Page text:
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Use of synthetic isoprenoids to target protein prenylation and Rho GTPases in breast cancer invasion.

Chen M, Knifley T, Subramanian T, Spielmann HP, O'Connor KL - PLoS ONE (2014)

Bottom Line: We found that AGOH treatment effectively decreased invasion of MDA-MB-231 cells in a two-dimensional (2D) invasion assay at 100 µM while it blocked invasive growth in three-dimensional (3D) culture model at as little as 20 µM.To determine if RhoA and RhoC were direct targets of AGOH, we performed Rho activity assays in MDA-MB-231 and MDA-MB-468 cells and found that AGOH blocked RhoA and RhoC activation in response to LPA and EGF stimulation.Interestingly, neither AGOH nor AFOH impacted 3D growth of MCF10A cells.

View Article: PubMed Central - PubMed

Affiliation: Markey Cancer Center, University of Kentucky, Lexington, Kentucky, United States of America ; Graduate Center for Toxicology, University of Kentucky, Lexington, Kentucky, United States of America.

ABSTRACT
Dysregulation of Ras and Rho family small GTPases drives the invasion and metastasis of multiple cancers. For their biological functions, these GTPases require proper subcellular localization to cellular membranes, which is regulated by a series of post-translational modifications that result in either farnesylation or geranylgeranylation of the C-terminal CAAX motif. This concept provided the rationale for targeting farnesyltransferase (FTase) and geranylgeranyltransferases (GGTase) for cancer treatment. However, the resulting prenyl transferase inhibitors have not performed well in the clinic due to issues with alternative prenylation and toxicity. As an alternative, we have developed a unique class of potential anti-cancer therapeutics called Prenyl Function Inhibitors (PFIs), which are farnesol or geranyl-geraniol analogs that act as alternate substrates for FTase or GGTase. Here, we test the ability of our lead PFIs, anilinogeraniol (AGOH) and anilinofarnesol (AFOH), to block the invasion of breast cancer cells. We found that AGOH treatment effectively decreased invasion of MDA-MB-231 cells in a two-dimensional (2D) invasion assay at 100 µM while it blocked invasive growth in three-dimensional (3D) culture model at as little as 20 µM. Notably, the effect of AGOH on 3D invasive growth was phenocopied by electroporation of cells with C3 exotransferase. To determine if RhoA and RhoC were direct targets of AGOH, we performed Rho activity assays in MDA-MB-231 and MDA-MB-468 cells and found that AGOH blocked RhoA and RhoC activation in response to LPA and EGF stimulation. Notably, the geranylgeraniol analog AFOH was more potent than AGOH in inhibiting RhoA and RhoC activation and invasive growth. Interestingly, neither AGOH nor AFOH impacted 3D growth of MCF10A cells. Collectively, this study demonstrates that AGOH and AFOH dramatically inhibit breast cancer invasion, at least in part by blocking Rho function, thus, suggesting that targeting prenylation by using PFIs may offer a promising mechanism for treatment of invasive breast cancer.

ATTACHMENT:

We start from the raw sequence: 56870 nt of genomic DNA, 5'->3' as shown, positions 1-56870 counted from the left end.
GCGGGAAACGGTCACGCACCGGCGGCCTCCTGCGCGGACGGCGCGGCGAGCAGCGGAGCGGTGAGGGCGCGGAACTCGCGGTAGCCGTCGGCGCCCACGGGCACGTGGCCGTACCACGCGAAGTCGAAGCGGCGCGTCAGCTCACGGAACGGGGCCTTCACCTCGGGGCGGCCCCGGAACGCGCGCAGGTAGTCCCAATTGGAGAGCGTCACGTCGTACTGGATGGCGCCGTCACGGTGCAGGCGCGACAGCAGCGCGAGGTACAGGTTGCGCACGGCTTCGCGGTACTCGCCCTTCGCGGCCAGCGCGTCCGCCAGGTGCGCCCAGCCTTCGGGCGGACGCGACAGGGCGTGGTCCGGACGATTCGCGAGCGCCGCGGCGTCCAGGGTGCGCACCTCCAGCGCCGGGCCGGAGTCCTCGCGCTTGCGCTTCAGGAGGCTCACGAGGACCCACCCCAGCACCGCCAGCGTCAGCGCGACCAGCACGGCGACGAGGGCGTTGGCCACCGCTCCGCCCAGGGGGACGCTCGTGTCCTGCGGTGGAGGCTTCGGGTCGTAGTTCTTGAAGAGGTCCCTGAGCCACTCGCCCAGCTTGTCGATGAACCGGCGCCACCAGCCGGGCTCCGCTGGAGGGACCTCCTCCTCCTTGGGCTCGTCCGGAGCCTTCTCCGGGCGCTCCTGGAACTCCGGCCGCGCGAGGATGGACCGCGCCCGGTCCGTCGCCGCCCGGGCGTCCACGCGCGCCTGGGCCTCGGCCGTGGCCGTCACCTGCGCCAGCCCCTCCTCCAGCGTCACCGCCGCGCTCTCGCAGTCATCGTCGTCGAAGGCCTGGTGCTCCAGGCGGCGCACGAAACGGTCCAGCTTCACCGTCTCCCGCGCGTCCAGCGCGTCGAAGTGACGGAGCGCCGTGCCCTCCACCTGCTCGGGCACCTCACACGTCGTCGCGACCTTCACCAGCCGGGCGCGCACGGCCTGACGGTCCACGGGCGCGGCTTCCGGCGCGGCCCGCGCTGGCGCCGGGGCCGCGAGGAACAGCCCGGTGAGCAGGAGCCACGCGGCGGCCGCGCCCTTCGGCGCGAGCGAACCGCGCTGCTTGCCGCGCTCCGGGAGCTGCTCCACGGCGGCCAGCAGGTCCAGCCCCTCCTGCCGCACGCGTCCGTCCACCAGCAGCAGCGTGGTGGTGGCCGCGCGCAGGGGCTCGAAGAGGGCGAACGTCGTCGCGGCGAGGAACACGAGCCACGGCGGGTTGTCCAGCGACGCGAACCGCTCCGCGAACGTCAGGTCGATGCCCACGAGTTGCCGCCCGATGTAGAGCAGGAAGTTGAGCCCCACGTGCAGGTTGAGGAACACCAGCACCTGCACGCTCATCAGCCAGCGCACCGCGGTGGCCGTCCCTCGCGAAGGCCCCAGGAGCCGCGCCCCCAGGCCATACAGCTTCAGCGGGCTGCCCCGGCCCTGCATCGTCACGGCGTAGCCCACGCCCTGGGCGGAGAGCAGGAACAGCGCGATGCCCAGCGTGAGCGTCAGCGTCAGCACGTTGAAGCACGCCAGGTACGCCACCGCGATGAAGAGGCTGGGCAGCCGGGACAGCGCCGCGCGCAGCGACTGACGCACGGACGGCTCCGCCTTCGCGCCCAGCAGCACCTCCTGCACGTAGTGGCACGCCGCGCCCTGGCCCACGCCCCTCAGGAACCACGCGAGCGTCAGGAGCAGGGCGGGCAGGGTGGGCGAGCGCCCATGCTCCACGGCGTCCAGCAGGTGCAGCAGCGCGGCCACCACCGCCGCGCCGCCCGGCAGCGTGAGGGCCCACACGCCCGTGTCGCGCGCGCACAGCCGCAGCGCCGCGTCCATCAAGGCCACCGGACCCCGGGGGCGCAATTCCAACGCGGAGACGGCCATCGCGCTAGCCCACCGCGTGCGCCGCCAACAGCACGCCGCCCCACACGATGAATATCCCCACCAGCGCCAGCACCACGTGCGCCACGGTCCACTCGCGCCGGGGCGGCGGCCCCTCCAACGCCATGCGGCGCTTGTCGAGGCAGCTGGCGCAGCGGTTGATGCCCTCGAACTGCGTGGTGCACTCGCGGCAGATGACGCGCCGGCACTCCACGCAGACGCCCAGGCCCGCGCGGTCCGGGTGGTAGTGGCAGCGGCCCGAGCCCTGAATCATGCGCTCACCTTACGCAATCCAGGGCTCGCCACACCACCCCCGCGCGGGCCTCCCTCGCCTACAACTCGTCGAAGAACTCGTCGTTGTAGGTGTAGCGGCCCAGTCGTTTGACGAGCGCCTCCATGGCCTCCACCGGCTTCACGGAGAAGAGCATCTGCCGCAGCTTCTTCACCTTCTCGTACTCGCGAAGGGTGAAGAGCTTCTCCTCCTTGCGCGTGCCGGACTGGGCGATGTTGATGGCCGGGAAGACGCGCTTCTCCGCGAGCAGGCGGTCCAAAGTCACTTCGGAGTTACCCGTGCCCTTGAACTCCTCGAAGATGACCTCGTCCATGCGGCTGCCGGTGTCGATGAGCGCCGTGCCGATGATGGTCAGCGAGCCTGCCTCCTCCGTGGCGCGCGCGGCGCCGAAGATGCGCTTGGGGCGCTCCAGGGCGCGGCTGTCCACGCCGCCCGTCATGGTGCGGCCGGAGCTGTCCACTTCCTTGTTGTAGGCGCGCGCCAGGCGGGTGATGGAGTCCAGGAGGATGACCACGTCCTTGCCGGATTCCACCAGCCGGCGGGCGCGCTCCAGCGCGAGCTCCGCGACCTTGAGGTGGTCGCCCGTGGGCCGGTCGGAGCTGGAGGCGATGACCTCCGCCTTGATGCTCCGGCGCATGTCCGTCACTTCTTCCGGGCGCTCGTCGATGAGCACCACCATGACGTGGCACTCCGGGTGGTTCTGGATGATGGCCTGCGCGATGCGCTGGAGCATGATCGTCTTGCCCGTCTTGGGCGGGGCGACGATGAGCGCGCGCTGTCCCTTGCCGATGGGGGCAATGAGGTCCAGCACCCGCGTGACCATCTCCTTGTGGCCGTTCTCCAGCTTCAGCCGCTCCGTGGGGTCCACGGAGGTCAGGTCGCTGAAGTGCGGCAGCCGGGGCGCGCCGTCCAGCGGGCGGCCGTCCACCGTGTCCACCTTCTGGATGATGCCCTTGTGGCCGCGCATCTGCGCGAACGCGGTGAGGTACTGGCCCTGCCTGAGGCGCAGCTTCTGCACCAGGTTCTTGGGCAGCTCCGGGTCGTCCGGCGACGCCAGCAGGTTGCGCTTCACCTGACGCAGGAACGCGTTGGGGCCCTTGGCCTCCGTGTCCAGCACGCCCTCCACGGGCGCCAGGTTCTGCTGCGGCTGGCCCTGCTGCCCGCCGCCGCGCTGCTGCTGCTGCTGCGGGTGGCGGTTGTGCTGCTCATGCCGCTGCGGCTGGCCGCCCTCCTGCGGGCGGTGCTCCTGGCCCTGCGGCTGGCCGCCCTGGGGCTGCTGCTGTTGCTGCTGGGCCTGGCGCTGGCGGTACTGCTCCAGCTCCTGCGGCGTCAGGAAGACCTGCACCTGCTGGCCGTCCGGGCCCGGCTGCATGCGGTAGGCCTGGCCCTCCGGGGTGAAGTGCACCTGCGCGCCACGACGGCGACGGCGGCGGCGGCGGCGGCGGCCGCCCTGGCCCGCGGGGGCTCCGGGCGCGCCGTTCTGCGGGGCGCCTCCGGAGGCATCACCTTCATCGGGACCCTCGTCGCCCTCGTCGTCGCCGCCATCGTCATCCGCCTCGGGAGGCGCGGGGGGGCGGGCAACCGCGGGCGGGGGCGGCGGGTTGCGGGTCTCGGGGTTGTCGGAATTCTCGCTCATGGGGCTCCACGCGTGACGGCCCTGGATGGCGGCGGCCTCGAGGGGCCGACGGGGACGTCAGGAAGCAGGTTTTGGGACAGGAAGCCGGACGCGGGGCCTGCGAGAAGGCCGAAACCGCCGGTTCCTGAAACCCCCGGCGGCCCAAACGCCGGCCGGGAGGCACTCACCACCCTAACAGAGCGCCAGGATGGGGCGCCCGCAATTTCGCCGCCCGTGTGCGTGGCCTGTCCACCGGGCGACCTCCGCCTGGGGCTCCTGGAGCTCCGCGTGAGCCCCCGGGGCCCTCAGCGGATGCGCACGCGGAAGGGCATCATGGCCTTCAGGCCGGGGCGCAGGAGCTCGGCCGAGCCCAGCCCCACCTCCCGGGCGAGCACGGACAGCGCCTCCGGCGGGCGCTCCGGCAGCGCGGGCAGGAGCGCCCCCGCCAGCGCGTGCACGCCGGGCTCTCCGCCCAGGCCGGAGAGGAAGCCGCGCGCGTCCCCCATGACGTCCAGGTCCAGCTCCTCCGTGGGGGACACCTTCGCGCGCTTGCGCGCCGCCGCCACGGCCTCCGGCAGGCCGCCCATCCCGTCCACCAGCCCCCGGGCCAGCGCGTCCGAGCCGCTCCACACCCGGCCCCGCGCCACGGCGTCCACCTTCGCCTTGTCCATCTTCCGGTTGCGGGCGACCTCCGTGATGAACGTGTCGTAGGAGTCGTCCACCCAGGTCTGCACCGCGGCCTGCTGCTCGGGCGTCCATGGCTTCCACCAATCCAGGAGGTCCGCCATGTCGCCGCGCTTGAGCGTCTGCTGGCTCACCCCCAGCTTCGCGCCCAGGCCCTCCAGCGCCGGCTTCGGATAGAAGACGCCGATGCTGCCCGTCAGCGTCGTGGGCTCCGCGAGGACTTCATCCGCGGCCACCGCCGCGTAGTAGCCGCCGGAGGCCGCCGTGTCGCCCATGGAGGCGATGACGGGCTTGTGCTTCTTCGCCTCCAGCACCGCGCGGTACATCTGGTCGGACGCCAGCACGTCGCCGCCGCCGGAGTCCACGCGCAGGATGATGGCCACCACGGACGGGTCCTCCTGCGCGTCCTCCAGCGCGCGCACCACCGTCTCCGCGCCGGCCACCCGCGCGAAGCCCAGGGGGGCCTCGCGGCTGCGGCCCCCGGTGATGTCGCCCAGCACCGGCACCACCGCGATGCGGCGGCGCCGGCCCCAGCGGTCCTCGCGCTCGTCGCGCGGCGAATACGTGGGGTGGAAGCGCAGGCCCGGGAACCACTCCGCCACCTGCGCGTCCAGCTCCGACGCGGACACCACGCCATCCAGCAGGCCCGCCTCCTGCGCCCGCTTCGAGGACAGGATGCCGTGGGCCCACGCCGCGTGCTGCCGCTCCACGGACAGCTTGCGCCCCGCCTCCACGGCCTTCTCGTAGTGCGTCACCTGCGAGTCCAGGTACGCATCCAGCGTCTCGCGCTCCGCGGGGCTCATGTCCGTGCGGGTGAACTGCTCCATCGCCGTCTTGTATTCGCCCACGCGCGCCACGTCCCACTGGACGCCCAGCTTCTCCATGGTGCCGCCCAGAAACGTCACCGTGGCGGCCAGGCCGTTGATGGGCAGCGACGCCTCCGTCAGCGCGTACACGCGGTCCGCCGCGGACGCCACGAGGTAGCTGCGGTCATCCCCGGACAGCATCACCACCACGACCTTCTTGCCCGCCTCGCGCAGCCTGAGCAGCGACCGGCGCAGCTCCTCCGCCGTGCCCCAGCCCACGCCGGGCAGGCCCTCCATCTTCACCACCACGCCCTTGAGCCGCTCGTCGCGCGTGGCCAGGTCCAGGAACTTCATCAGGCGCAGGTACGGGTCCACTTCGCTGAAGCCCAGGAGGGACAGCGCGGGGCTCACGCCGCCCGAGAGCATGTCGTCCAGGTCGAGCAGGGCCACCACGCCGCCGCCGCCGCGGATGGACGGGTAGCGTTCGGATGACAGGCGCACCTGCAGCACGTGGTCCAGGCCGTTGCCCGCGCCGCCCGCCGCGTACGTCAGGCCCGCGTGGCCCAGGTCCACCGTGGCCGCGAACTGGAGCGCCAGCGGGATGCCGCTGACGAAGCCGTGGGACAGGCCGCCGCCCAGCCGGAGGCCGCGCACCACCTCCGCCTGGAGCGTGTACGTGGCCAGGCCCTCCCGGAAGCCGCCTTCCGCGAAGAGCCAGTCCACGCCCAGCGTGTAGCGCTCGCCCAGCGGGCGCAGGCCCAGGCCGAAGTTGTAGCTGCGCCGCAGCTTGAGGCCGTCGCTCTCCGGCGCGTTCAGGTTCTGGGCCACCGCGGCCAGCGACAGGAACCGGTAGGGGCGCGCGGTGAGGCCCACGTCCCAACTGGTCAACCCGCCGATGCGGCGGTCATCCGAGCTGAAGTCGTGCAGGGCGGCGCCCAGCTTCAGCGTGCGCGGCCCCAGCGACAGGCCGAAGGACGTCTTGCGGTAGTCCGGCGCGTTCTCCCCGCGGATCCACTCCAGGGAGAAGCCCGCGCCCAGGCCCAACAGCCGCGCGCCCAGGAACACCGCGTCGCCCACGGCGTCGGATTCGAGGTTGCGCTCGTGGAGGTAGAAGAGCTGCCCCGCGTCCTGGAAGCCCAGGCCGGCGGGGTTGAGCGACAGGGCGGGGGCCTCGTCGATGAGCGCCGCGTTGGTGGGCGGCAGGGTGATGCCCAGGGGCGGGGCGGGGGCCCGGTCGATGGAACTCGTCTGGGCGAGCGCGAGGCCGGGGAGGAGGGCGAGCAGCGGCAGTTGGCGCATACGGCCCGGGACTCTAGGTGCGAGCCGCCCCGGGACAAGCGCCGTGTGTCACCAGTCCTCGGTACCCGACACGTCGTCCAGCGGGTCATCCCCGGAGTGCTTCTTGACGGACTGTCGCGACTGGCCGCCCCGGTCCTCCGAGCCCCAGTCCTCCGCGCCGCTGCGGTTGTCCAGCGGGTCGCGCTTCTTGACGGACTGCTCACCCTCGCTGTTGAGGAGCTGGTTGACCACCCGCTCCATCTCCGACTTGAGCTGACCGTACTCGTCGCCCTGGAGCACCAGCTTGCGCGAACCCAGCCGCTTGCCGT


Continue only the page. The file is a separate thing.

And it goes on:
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AGOH inhibits 3D invasive growth of MDA-MB-231 cells.MDA-MB-231 cells were seeded in Matrigel and treated with AGOH at the indicated concentration. After culturing for 8 days, phase contrast images were taken from randomly chosen fields (A, C, E) or Matrigel containing colonies were fixed and immunostained for F-actin (phalloidin, red) and nuclei (DAPI, blue) (B, D). The representative images from three separate experiments are shown. Scale bars represent 50 µm.
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pone-0089892-g003: AGOH inhibits 3D invasive growth of MDA-MB-231 cells.MDA-MB-231 cells were seeded in Matrigel and treated with AGOH at the indicated concentration. After culturing for 8 days, phase contrast images were taken from randomly chosen fields (A, C, E) or Matrigel containing colonies were fixed and immunostained for F-actin (phalloidin, red) and nuclei (DAPI, blue) (B, D). The representative images from three separate experiments are shown. Scale bars represent 50 µm.

Mentions: Culturing cells in 3D is commonly used to assess the physiologically relevant morphogenesis and invasive potential of breast epithelial and cancer cells [18], [30]. Accordingly, we next investigated the effect of AGOH on 3D invasive growth. In contrast to the 2D invasion assay, treatment of MDA-MB-231 cells in 3D culture with 20 µM AGOH showed a significant reduction in invasive growth (Figure 3A and C). This effect is even more dramatic at 100 µM where live colonies were difficult to find (Figure 3E). The immunocytochemistry staining revealed that DMSO-treated cells developed invasive growth (Figure 3B); however, cells treated with 20 µM AGOH lost their invasive potential in 3D culture (Figure 3D). Surprisingly, Ras activities in these cells were not affected (Figure S1), suggesting that Ras was not the primary target for AGOH in these breast cancer cells.